In contrast, an earlier study by Stanford’s Bailenson explicitly asked white participants to imagine a day in the life of a black character, and then to act out a VR job interview as if they were that person. Their implicit bias ended up worse than subjects who played a white person in their interview. It’s possible that instead of engendering empathy, participants relied on black stereotypes when told to imagine their world. An effective way to remove unconscious bias, it seems, is by showing not telling.
There are still open questions with this technology. How long, for instance, can a VR-induced reduction in racism last? (A 2016 study by the University of Barcelona’s Mel Slater showed it could be effective after one week). What is the precise neural mechanism that takes place when we embody a different race?
The key issue, however, is whether changing attitudes in virtual reality can also change real-world behavior.
“As soon as you take off the head mounted display, you still find yourself in real reality,” said Tsakiris. “This is where behavior matters. And this is where behavior has significant consequences.”
The point could apply to many socially conscious virtual reality experiences, which don’t get far beyond the film festival circuit or the university lab. Yet one key application could be in diversity training. The NFL has had discussions with Stanford’s Virtual Human Interaction Lab in overcoming race and gender bias. Meanwhile, Alexandra Ivanovitch, founder of the nonprofit Equality Lab, is creating a series of first-person VR trainings with the Police Foundation, with hopes of bringing them to law-enforcement departments across the country. The idea is to allow police to virtually switch places with the communities that they are protecting — such as people of color — and therefore train them in racial sensitivity in a less didactic form than mandatory lectures.
“If we can actually have positive results in that type of environment, where the culture is historically not very favorable to racially sensitive programs, I think that we can make a tremendous impact across the board,” said Ivanovitch. “We can make it across a whole variety of social impact areas, like schools, hospitals, court rooms.”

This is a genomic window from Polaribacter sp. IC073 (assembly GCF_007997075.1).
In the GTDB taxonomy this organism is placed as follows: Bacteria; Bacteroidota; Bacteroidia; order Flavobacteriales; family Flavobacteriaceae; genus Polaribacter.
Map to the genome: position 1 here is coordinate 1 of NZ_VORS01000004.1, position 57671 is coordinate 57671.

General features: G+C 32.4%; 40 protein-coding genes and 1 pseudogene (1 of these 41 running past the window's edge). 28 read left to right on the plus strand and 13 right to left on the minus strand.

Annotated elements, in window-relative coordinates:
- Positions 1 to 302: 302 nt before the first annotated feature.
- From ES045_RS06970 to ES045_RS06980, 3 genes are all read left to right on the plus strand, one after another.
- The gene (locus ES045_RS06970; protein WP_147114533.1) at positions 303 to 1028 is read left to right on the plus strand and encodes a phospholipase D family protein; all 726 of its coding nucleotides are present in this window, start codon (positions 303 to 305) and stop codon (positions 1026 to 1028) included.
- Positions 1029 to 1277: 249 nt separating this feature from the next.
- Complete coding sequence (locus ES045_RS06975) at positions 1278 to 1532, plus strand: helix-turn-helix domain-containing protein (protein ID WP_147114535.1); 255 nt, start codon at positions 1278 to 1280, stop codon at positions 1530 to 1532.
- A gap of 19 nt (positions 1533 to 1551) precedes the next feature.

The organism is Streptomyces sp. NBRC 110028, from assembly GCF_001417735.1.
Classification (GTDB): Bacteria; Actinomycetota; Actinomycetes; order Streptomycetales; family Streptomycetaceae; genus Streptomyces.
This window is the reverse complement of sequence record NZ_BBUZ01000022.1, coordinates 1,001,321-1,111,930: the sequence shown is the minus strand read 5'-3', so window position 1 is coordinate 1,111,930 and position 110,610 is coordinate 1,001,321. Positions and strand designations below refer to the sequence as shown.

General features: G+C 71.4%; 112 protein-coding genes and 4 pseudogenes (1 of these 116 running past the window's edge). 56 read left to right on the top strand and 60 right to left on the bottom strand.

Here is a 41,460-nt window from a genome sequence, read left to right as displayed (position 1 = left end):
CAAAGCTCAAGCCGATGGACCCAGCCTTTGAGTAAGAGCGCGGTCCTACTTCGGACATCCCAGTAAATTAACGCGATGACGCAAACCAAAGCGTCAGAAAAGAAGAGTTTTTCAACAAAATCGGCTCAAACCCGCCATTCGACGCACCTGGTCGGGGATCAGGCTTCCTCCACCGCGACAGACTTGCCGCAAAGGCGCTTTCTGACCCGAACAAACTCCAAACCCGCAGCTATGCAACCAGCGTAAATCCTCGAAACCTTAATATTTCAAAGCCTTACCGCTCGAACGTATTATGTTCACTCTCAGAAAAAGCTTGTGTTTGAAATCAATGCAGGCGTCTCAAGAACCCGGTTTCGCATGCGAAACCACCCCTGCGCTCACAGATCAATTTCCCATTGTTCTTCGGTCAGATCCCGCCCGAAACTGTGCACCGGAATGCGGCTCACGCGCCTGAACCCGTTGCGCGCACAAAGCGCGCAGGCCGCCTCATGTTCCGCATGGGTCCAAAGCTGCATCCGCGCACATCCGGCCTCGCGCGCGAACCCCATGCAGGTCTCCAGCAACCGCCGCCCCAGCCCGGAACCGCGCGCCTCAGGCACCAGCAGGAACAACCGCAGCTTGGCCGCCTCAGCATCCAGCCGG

Still, it’s doubtful any virtual embodiment researcher would suggest that VR alone will end racism. The way that humans have carved into factions based on our most superficial physical traits is part of a political, economic and cultural structure that stretches generations. The point of these projects in race swapping is for people to comprehend that structure better. It’s for a tech-enhanced degree of cross-cultural understanding that perhaps wasn’t possible before; shortening the distance between one mind and another.
“We blame individuals because of their choices and their behaviors, and we don’t think about history or policies that deliberately disadvantage particular people.”
“As I see it now — and this is not just for race, this is for any number of social issues, especially in the United States — we’re very individualized when we think about problems,” said Cogburn.
“We blame individuals for their plights. We blame individuals because of their choices and their behaviors, and we don’t think about history or policies that deliberately disadvantage particular people. It’s that type of logic that I would like to shift.”
Projects like 1000 Cut Journey are an illustration of how virtual embodiment can aid that shift. While virtual reality has already proved it can immerse us in fantastical narratives and games, experiences such as this show a far more socially compelling use: helping us understand the neighbors we walk past every day but hardly know. It’s not using VR to escape the world, but to see it more clearly.